M&A

Tech Acquisitions: Who Are the World’s Biggest Empire Builders?

tech acquisitions

A year for the record books

2015 was a bumper year for tech acquisitions, with a record of 4,400 M&A deals taking place- up 23% from 2014- worth over $600 billion. Big-time tech player Dell also completed the largest tech acquisition of all time, purchasing data storage company EMC for $67 billion.

Last year, more than ever before, tech companies were spurred on to make more expensive and more frequent acquisitions. There seems to be a continuous presence of FOMO (fear of missing out), with businesses prepared to take expensive punts on smaller companies in the hope that their new acquisitions will give them a decisive edge over competitors.

Interestingly, for all the positives for M&A in 2015, it appears that the usual empire-building suspects were less prominent than normal.

Scaling back

While their inferior counterparts have gone giddy over the past months, many of tech’s most prolific empire builders have sat out the purchasing party recently. Five of the eight major tech players cut acquisitions in 2015: Yahoo’s single purchase last year marked an astonishing reduction from the 35 completed in 2014.

Google cut back to 16, down from 35 in 2014, while Facebook made just five acquisitions in 2015, three less than in the previous year. Apple and Twitter also made fewer additions compared to the year before.

Experts cite soaring valuations and the slump in the IPO market as two major deterrents for larger companies. These obstacles still remain: it is estimated that fewer companies have been listed globally during the first three months of 2016 than during any first quarter since 2009, meaning slim pickings for merger-hungry firms.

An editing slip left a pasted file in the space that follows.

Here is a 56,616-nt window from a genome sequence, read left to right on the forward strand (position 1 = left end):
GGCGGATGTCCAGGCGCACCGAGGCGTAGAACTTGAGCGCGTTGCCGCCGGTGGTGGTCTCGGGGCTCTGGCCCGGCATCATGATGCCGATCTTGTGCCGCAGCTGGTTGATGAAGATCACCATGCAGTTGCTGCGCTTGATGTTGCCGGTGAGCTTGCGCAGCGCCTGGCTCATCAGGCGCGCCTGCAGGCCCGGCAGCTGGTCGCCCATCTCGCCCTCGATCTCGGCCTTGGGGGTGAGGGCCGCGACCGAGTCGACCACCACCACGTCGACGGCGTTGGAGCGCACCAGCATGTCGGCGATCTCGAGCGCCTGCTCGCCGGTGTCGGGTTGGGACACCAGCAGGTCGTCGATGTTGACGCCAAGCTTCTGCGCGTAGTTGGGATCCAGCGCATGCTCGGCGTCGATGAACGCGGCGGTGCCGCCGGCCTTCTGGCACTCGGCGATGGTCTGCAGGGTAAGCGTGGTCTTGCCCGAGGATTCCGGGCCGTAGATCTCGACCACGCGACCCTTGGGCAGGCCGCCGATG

Of the eight tech giants, Microsoft took the top spot for acquisitions 2015 with 18 purchases, adding mobile tech companies Sunrise, Accompli and Swiftkey to their digital empire. Amazon and Salesforce also upped their M&A activity in the past 12 months.

Global acquisitions – out of this world

Despite a quiet spell for Silicon Valley’s elite, the tech M&A market has many other keen players around the globe. According to Baker & McKenzie, the next two years will see a rising number of mergers, acquisitions and IPOs in the world. It is predicted that there will be around 250 M&A deals per year in South-East Asia from 2020, alone. The overall global market might grow by a dozen trillion US dollars.

This is largely due to three major trends: one – many companies in Europe and the US have more spare cash to buy other companies; two – financing capabilities of private equities around the world have improved, and three – emerging markets and smaller economies are adding to the growing number of deals.

The number of ad tech deals specifically is also mounting, with RNTS purchasing Inneractive this month for up to $72 million. The ad tech sector will look to meet the heights of the previous two years, where acquisitions as valuable as $4 billion took place when Verizon bought AOL last July.

What next?

There are mixed forecasts for the coming year. On the one hand, some claim that the strong dollar will incentivize further tech deals in 2016 and even pave the way for a return to business as usual for the Big 8.

On the other hand, a combination of weak economic growth and volatile global markets is predicted to lead to spending cuts in companies, meaning less capital available for empire building.

Should the big names decide to resume acquisitions at a high rate, likely areas of interest for most will include data security, business software, and the shift to cloud-technology. Google, in particular, is expected to make a swoop for a cloud-computing company, such as Docker or Mesosphere.

Others will look for deals which will fit in with the ethos of their brand- Apple are being tipped to approach Adobe, GoPro or Box over the next 12 months.

Whoever the target, the potential to add value, innovation and breadth to their company means acquisitions are undoubtedly still a large incentive for digital empires. Don’t expect the big guns to be off the pace for long.

Related topics:Software Technological Evolution Technologies
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